This year’s Oscar nominees prove the Academy is more devoted to itself than to diversity
For the Academy, there was only room for one, wigged, weird-accented performance from Sacha Baron Cohen. Naturally, it went to the one scripted by Aaron Sorkin and dripping with sanctimony.
The Oscars announced the full roster of nominees Monday morning, marking nearly a year without cinemas, exempting many of the top contenders from a theatrical run requirement. So, you’d be forgiven for not having seen some of these.
Jews were well represented in the Best Picture category, with “Mank,” a film about Jewish “Citizen Kane” scribe Herman Mankiewicz and the only nominated picture to use the word “mishopocheh.” Also repping landsmen is “The Trial of the Chicago 7,” which features Baron Cohen’s Best Supporting Actor-nominated turn as Abbie Hoffman. “The Sound of Metal” is also up for the top award, and has a Jewish backstory at its center.
Co-writers Abraham and Darius Marder were inspired to write the film, about a drummer losing his hearing (Oscar nominee Riz Ahmed), inspired by their grandmother Dorothy Marder, a Jewish photographer, feminist and gay rights activist — and onetime lover of author Grace Paley — who became deaf after taking antibiotics. The Marders are also nominated for Best Original Screenplay alongside Sorkin for “Trial of the Chicago 7.”
Sorkin, who won the Golden Globe for screenplay, was shut out of the Best Director category, but his “Social Network” collaborator David Fincher is on the board, alongside Golden Globe-winning “Nomadland” director-writer Chloé Zhao and Emerald Fennell, aka Camilla Parker Bowles on “The Crown,” aka the writer-director of “Promising Young Woman.” It is the first time two women were nominated in the category.
With Ahmed’s nomination and Steven Yeun’s for “Minari,” it is the first time two men of Asian heritage have been nominated for Best Actor and Yeun is the first Asian American to ever be nominated in the category (Ahmed is British). They are in the company of previous winners Anthony Hopkins — for “The Father” — and Gary Oldman for “Mank.”
Vanessa Kirby’s gutting performance as a woman — and second generation survivor — mourning crib death in “Pieces of a Woman” was also nominated.
While “Borat Subsequent Moviefilm” did not get a nod for Best Picture or Actor, despite Baron Cohen sweeping Best Comedy and Actor in a Comedy at the Golden Globes, newcomer Maria Bakalova was nominated for Best Actress in a Supporting Role. It was a curious designation, given her screen time and journey in the film, but no more of a head scratcher than Lakeith Stanfield and Daniel Kaluuya both being nominated for Best Supporting Actor in “Judas and the Black Messiah” (which prompts the question, who is that film’s lead? Jesse Plemons)? Side note: For the Razzies, Rudy Giuliani was nominated for Worst Supporting Actor for “Borat” and one half of the Worst Screen Combo with Bakalova.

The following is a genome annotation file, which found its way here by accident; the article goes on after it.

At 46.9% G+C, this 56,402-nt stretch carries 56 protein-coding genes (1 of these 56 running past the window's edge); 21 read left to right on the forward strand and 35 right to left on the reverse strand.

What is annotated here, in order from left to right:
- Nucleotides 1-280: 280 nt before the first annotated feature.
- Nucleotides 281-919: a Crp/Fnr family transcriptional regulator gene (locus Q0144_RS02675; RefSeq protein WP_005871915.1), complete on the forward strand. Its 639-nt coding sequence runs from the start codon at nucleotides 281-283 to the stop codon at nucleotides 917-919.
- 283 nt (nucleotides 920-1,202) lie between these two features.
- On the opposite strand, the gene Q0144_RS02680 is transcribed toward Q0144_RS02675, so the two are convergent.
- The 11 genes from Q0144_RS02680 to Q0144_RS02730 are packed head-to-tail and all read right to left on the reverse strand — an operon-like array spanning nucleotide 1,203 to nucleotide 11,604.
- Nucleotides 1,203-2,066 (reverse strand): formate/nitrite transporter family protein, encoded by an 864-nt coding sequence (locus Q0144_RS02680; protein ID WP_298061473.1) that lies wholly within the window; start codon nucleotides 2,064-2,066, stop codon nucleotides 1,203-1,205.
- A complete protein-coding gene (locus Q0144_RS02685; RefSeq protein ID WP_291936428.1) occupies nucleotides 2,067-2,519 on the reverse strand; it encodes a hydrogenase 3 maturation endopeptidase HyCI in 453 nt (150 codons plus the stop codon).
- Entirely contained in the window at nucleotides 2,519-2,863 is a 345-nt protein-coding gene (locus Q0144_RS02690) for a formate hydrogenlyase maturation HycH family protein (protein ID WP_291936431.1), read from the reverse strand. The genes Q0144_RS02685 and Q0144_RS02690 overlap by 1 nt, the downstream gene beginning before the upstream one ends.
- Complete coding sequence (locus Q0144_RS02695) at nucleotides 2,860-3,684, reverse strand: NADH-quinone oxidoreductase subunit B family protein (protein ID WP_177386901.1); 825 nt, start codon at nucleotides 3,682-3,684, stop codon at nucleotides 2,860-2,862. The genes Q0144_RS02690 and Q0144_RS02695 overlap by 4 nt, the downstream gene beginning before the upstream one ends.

“Borat” is up for Best Adapted Screenplay — how it’s adapted and “Chicago 7” and “Judas and the Black Messiah,” both based on real events, aren’t, is weird (I guess cause they’re not based on books). But with eight writers “Borat” is the screenplay with the most people credited to ever be nominated.
“Trial of the Chicago 7” is also up for Best Original Song alongside “Io Si (Seen),” inveterate winner Diane Warren’s contribution to the treacly Holocaust survivor drama “The Life Ahead.” It was not on the list for Best Foreign Film, but the Israeli short “White Eye” made the cut for Best Live-Action Short.
Trent Reznor and Atticus Ross are up against themselves for their score for “Mank” and, with Jon Batiste, “Soul.” James Newton Howard is our Jew in the field for the western “News of the World.” This is the rare Oscars without a nominated Newman in the music categories.
In the total haul, the Old Holywood paean “Mank” comes out on top with 10 nominations — though, notably, not one for screenplay for Fincher’s late father, Jack. “The Trial of the Chicago 7,” “Sound of Metal,” “Minari,” “Nomadland,” “Judas and the Black Messiah” and “The Father” all rank second with six nominations.
What can we tell from all this? Well, the Oscars seem at least nominally interested in social messages and inclusion and even made some history with the diversity of this year’s muster. But by leading the pack with a black-and-white period movie of all white stars whose denouement is an Oscars ceremony, the Academy proves that it’s still more interested in itself.
PJ Grisar is the Forward’s culture reporter. He can be reached at [email protected]